Today, more than 80 per cent of us live in cities. Canada’s cities are the principal economic, social and cultural drivers of the country; however, our cities are struggling to meet the 21st century challenges we face.
At Maytree, we invest in efforts to strengthen our cities because we believe that if we can build a city that works for people with low incomes, it will work for immigrants and refugees, it will work for people living with disabilities, and for the young and for the old. In short, it will work for all of us.
Learn more about the work that Maytree supports:
The Institute on Municipal Finance and Governance (IMFG) at the University of Toronto explores how cities fund their activities and govern themselves through extensive research both in Canada and globally. IMFG also holds an ongoing series of events to present and debate the ideas that influence how are cities are run.
Tamarack – An Institute for Community Engagement works to better our understanding of community change and how organizations and individuals can collaborate to end poverty. It works with communities across Canada to create cross-sectoral solutions and by sharing knowledge about collective impact at the community level.
The Urban Project is an initiative designed to tackle the challenges facing Canada’s big cities. It is co-founded by the Federation of Canadian Municipalities and Maytree, with support from TD Bank Group, The Metcalf Foundation, and in participation with the University of Toronto School of Cities and the Institute for Municipal Governance and Finance.
Published on 29/10/2018
Our politicians must raise their game to become dramatically more effective in creating and implementing stronger public policy in our cities.
“Canada is rich by nature, poor only by policy,” Goldwin Smith told the New York Chamber of Commerce 130 years ago. Smith was a professor of history residing in Toronto, and in his speech he commented on the natural and human capital that abounded in the country, but lamented how little had been done with […]
Published on 24/08/2018
We need to create a new governance system that enables Toronto to truly govern itself, act on its strengths and address its many problems and challenges.
It’s not every day of the week that one of the world’s great cities turns into a political football. But that is exactly what is happening in Toronto. Late last month, newly installed Ontario Premier Doug Ford announced his plans to cut the size of Toronto’s city council in half. Mayor John Tory pressed the […]
Published on 26/04/2018
It's time to make the case for cities, and a city-building lens, to create a stronger, more equitable, and more resilient province.
As the Ontario provincial election draws near, here’s one prediction we can make with a high degree of certainty: the role, powers, and livability of our cities will not be high on the agenda of any of the major parties. Beyond the political sparring of the party leaders, the campaigns will likely focus on a […]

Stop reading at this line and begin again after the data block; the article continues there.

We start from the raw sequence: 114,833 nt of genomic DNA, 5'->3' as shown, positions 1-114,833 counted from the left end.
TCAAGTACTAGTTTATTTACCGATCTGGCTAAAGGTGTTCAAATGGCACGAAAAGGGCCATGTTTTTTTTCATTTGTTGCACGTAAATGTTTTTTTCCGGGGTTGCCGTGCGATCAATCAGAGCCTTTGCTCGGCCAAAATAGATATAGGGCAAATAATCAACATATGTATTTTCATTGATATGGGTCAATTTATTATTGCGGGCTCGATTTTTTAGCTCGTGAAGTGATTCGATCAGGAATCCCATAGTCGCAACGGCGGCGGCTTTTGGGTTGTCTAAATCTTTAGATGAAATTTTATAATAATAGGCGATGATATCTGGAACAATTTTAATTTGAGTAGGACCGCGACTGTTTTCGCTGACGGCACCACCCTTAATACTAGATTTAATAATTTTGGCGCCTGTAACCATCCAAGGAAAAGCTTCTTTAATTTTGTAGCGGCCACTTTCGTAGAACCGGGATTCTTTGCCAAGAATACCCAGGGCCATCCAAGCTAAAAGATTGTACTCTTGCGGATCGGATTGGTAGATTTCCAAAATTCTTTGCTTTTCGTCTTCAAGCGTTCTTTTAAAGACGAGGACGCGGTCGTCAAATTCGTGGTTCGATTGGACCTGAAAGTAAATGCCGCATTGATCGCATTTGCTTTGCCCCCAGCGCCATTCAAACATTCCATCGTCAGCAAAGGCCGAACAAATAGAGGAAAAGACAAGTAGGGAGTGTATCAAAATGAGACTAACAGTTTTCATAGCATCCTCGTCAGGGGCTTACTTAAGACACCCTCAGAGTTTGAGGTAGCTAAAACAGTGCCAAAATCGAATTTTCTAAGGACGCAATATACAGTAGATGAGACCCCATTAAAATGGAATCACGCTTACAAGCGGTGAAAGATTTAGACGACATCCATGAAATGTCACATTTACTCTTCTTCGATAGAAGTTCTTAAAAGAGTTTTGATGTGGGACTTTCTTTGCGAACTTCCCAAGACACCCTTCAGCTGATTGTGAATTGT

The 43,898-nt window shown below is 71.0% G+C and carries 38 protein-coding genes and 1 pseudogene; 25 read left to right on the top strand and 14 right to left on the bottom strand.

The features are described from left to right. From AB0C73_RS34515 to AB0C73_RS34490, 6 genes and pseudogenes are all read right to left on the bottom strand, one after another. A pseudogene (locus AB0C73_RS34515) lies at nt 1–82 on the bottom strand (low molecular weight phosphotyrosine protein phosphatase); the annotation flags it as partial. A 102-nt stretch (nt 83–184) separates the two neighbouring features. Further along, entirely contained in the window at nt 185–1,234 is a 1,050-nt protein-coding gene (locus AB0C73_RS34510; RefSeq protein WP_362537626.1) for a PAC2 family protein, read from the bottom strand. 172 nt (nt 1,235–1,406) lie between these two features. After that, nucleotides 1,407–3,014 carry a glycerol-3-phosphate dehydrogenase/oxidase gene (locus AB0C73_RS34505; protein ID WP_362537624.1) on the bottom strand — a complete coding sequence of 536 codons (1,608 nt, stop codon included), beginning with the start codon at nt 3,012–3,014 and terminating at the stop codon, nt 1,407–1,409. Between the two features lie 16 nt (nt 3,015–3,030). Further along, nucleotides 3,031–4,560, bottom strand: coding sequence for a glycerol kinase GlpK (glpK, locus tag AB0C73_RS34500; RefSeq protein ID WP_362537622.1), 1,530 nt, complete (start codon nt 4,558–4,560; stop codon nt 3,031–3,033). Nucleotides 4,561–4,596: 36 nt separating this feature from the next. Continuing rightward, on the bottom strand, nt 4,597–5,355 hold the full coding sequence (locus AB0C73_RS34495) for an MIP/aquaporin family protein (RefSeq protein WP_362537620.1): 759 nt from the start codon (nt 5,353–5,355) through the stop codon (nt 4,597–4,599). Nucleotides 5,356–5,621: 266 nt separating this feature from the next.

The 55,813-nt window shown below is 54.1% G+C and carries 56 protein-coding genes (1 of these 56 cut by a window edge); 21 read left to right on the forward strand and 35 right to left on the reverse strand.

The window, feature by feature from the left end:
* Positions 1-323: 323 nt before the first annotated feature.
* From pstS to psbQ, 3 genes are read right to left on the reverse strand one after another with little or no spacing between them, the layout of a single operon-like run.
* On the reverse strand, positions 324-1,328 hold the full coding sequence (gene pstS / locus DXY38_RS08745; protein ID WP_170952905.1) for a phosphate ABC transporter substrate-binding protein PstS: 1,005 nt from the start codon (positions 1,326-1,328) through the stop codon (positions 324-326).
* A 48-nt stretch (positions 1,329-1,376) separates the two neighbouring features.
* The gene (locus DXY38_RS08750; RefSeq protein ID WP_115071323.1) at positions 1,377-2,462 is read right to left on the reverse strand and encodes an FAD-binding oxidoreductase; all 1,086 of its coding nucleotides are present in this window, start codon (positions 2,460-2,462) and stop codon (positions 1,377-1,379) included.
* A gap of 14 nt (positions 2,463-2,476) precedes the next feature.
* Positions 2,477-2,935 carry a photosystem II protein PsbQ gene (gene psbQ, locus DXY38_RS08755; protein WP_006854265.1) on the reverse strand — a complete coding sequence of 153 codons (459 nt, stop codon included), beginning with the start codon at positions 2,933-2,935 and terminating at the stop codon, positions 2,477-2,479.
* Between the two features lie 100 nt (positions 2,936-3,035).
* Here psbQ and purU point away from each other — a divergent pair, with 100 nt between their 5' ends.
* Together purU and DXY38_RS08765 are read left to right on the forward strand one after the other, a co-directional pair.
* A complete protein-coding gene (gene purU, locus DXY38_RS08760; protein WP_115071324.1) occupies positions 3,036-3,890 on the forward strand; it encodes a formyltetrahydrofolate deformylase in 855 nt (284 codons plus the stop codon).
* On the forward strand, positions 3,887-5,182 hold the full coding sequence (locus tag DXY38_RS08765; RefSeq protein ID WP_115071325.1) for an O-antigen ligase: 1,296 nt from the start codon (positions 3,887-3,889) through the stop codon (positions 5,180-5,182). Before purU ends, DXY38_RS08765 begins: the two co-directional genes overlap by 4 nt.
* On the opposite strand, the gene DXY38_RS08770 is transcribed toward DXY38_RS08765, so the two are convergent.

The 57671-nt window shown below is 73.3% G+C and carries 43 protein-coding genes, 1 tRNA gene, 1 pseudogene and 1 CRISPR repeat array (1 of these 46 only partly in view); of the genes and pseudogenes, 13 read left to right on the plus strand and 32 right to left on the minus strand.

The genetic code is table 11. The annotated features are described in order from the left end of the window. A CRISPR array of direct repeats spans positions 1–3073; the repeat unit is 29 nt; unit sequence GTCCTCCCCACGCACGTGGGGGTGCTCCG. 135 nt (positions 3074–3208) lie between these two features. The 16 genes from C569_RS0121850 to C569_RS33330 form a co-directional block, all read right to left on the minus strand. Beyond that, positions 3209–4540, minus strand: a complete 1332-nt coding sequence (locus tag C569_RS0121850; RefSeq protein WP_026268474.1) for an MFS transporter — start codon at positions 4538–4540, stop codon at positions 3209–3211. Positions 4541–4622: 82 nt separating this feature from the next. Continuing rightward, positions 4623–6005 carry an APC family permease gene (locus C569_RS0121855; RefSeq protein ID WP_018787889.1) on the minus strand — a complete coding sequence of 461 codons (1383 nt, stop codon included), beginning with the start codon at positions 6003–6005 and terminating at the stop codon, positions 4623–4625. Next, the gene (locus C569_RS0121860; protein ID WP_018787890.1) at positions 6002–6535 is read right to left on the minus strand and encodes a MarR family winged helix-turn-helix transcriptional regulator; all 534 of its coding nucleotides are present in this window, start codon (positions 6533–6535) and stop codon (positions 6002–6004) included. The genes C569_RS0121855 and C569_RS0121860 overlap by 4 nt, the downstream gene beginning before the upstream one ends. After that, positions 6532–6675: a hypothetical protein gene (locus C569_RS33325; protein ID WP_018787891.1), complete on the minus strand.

Published on 29/11/2017
With the departure of Jennifer Keesmaat from Toronto’s Chief Planner chair, Toronto is looking for her successor. Alan Broadbent suggests choosing someone who sees city planning through the lens of human rights.
With the departure of Jennifer Keesmaat from Toronto’s Chief Planner chair, Toronto is looking for her successor and is no doubt considering what attributes it wants the new Chief Planner to have. Our suggestion is to choose someone who sees city planning through the lens of human rights. The City’s description of the role of […]
Published on 28/06/2017
Does the City of Toronto really need to control all of its social housing? City council should be open to new ways of thinking and not be paralyzed by the idea that it has to maintain control over the entire social housing portfolio.
Social housing in Toronto is at a turning point. After years of underinvestment, years filled with reports, task forces, and much talk but less action, we might finally get to answer the question: does the City of Toronto really need to control and manage all of its social housing? Could it transfer stewardship of some […]
Published on 02/06/2017
Voluntary collaborations between small- and medium-sized cities could increase efficiency and strengthen regional political cohesion.
For the last few decades, there has been a growing commentary on Canada’s anachronistic approach to its biggest cities. Over the 150 years of our country’s history, our large cities have become economic, social and cultural engines. But they remain locked into a constitutional structure from the time of Confederation which limits their powers, governance […]